Pet Safe Property

First Aid for Pet Poisoning

Puppies and kittens are cute and cuddly. We enjoy watching them at play with various objects around the house.
We laugh as they chew on an old slipper or chase a ball of wool. Few of us stop to think what would happen if the pup ate something that could be harmful. Even fewer are well prepared to act quickly and decisively if the ingested substance happens to be a poison.

The potential sources of poisons are endless. Drugs, household cleaning products, indoor and outdoor plants, garbage, rodent poisons, insecticides, weed killers, slug bait, antifreeze, gasoline and other petroleum distillates are some of the most common ones. The list goes on. What you can do will make a difference.

Here are the principles of handling a poisoning situation. You should have a strong suspicion of poisoning if you observe any of the following signs:

pet plant safety

  • Spilled, opened or chewed containers of medicine, insecticide, garbage or any questionable product
  • Pets chewing or playing with a poisonous substance
  • Poisonous substance on pet’s mouth, feet or body
  • Burns or painful areas on mouth parts or skin
  • Abnormal smell from pet’s mouth
  • Pet exhibiting vomiting, diarrhea, depression, weakness, excessive drooling, shaking, convulsions or abdominal tenderness

Here is what you can do. Contact your local veterinarian and follow his advice. If he is not available contact the nearest poison control center. The telephone number is located on the inside cover of the white pages of your phone book. It is a good idea to have emergency numbers close to the phone anyway.

Generally speaking here are the principles of first aid for poisoning:

  • Induce vomiting to remove ingested poison from stomach. (This is not indicated for acids, alkali or petroleum distillates)
  • Give substances by mouth to prevent absorption, to dilute, detoxify and promote faster evacuation of the poison from the body
  • Treat for signs of shock until you can get to your veterinarian

To treat or not to treat? If you can be at your local veterinarian’s within 20 minutes then you should call him to tell him you are coming. Bring with you the packaging of the substance your pet ate and the vomitus. This will allow him to identify the poison and find out if there is an antidote. If your veterinarian is not available and you can’t contact another one, read on.

Emetics are substances that induce vomiting. Keep in mind that they don’t always work. If your pet has not vomited after the first trial, repeat in 5-10 minutes. Do not try more than three times.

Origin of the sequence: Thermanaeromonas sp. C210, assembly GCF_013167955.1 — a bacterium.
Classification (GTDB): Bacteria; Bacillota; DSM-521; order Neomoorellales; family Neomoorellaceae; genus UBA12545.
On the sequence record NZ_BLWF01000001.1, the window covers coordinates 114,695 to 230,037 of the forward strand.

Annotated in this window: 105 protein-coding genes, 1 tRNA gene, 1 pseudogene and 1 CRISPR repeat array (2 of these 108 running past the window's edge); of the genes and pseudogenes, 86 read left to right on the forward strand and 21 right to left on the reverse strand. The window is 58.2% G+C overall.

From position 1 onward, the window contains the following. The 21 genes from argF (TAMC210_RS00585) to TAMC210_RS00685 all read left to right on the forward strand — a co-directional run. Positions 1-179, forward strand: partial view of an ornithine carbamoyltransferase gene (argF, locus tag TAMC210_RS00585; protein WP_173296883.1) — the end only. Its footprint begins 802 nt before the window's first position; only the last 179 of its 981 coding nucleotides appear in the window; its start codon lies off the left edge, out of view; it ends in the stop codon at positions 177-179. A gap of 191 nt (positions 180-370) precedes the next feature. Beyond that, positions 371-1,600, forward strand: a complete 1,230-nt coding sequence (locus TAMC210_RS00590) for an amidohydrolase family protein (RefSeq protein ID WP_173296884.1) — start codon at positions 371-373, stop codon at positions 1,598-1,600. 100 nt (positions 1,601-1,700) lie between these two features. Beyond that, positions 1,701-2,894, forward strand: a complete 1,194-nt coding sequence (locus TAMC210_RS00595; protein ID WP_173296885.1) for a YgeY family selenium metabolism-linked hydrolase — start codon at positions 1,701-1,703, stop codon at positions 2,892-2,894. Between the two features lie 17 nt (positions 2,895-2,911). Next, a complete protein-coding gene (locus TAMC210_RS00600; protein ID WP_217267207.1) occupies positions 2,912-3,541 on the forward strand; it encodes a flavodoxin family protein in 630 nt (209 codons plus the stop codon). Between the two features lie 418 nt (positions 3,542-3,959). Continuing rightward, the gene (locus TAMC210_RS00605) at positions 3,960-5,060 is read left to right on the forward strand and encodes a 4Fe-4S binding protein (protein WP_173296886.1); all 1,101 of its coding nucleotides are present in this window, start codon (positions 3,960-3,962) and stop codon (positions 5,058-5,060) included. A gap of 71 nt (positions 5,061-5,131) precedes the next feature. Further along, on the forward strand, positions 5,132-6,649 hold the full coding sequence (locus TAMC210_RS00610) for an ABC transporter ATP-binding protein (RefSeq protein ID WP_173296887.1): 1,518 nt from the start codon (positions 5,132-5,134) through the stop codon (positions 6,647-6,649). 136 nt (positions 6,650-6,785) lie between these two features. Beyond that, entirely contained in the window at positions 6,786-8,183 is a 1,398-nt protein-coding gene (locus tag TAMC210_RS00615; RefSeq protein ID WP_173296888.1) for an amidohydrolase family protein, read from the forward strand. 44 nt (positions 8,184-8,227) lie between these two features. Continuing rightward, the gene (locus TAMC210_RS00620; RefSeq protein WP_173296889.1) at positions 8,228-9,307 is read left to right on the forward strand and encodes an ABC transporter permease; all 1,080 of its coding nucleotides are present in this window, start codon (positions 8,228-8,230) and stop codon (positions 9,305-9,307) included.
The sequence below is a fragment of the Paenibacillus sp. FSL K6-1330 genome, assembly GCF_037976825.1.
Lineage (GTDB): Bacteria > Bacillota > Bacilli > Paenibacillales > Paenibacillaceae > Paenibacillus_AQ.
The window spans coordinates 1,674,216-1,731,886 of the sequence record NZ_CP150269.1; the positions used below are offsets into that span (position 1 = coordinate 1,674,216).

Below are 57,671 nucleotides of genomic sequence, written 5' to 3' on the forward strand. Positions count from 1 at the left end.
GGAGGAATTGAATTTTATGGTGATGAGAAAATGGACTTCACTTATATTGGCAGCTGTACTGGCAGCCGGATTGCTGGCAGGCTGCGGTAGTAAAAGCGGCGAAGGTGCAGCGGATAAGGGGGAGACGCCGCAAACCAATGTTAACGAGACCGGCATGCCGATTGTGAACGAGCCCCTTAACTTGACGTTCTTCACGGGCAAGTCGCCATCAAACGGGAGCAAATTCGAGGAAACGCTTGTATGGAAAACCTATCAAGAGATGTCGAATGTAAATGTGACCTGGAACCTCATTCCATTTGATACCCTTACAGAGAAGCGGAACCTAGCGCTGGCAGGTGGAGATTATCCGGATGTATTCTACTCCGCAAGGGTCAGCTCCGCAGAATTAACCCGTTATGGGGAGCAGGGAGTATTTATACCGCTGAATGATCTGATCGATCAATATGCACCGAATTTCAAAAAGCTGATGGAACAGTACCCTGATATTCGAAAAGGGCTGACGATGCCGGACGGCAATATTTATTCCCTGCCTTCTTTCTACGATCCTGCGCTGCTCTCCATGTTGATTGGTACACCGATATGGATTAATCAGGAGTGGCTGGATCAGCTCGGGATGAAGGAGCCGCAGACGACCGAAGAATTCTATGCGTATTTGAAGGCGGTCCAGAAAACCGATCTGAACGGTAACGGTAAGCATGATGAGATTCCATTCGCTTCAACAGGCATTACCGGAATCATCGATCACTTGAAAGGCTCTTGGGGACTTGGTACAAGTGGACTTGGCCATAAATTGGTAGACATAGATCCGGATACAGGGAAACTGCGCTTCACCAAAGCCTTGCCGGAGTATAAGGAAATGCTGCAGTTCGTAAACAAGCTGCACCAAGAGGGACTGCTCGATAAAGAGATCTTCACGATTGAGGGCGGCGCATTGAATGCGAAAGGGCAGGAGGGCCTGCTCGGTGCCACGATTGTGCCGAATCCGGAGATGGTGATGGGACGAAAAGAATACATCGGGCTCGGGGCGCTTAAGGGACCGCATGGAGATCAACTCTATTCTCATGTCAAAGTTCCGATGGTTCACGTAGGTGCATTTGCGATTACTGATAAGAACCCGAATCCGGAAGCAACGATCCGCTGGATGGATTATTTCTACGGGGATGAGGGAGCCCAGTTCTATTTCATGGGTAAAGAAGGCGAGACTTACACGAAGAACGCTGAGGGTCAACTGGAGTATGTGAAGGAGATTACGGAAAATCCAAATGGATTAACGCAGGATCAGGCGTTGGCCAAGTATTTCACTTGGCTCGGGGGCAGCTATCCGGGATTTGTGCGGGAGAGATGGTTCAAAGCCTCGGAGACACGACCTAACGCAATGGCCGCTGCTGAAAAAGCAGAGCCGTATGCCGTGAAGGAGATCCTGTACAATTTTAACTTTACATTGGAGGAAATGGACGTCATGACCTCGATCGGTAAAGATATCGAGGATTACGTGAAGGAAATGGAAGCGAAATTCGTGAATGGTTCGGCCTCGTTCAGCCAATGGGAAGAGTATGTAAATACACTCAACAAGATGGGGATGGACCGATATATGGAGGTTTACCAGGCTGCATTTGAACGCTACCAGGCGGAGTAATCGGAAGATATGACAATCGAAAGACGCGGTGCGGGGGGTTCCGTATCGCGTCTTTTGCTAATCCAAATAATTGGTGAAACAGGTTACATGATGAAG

Here are three commonly used emetics:

  • Syrup of Ipecac (available at drug stores from pharmacist) 1l teaspoon for every 10 lbs. of body weight up to a maximum of 1 1/2 tablespoons.
  • Hydrogen Peroxide 3% – 1 to 2 teaspoons.
  • Salt (normal table salt) 1/2 teaspoon salt to back of throat followed by 1 to 8 ounces of water. Do not induce vomiting if the ingested substance is a strong acid such as car battery fluid, a strong alkali such as ammonia or drain cleaner or a petroleum distillate such as gasoline. Vomiting in this case could cause burns to the esophagus and rupture the stomach wall if it has been previously weakened.

Acids and alkalis can be neutralized with the following substances:

For Acids:

Milk of Magnesia – 1 teaspoon per 5 lbs. body weight up to a maximum of 8 teaspoons – give once.

Sodium Bicarbonate (Baking Soda) – Add 1 teaspoon to 1 cup water – give 1 tablespoon per 12 lbs. body weight.

For Alkali:

Dilute lemon juice with equal parts water – give 1 teaspoon per 5 lbs. body weight up to a maximum of 8 teaspoons.

For all poisons you can use activated charcoal (available in powder or tablet form at drug stores). It binds poisons and prevents their absorption into the body. Add 4 tablespoons per 1 cup milk or water and give 1 ounce or 30 mls per 10 lbs. of body weight. If you have charcoal tablets give one tablet per 5 lbs. body weight.

Substances which are used to coat the digestive tract and act to dilute and slow absorption are eggwhites, milk, mineral oil, kaopectate and milk of magnesia which also acts as a cathartic. Use one to 3 tablespoons depending on the size of your pet. If your pet is beginning to show signs of shock such as being to excited to swallow, acting very depressed, is convulsing or unconscious do not give anything by mouth. In this case there would be a danger of the animal breathing the substance into the lungs.

In all cases, until medical help is at hand, be prepared to treat the animal with supportive measures. Convulsing animals should be gently wrapped in a blanket to decrease the chance of self injury. Resist the temptation to grasp the tongue. It will not help your pet and may result in an injury to you.

At the first signs of vomiting be sure that the head is lower than the body to allow drainage of the vomitus. A safe and effective method of achieving this position is by placing a sofa cushion on the floor and placing the animal’s body on the cushion, allowing the head to droop onto the floor.

Loss of body heat is a common occurrence with poisoning, and can be prevented by wrapping your pet with a blanket. For extremely cold animals use a hot water bottle but make sure it is not hotter than what you can hold comfortably in your hands. Place the hot water bottle between the cushion and the blanket with your pet on top of it.

Very weak or unconscious animals should have their position changed from side to side every 15 minutes and you should observe that their breathing remains steady. If your pet stops breathing you may have to give artificial respiration, but hopefully you can get help before your pet reaches this stage.

Finally, since prevention is the best policy, take the time to poison proof your house and yard to ensure the safety of your family and pets.


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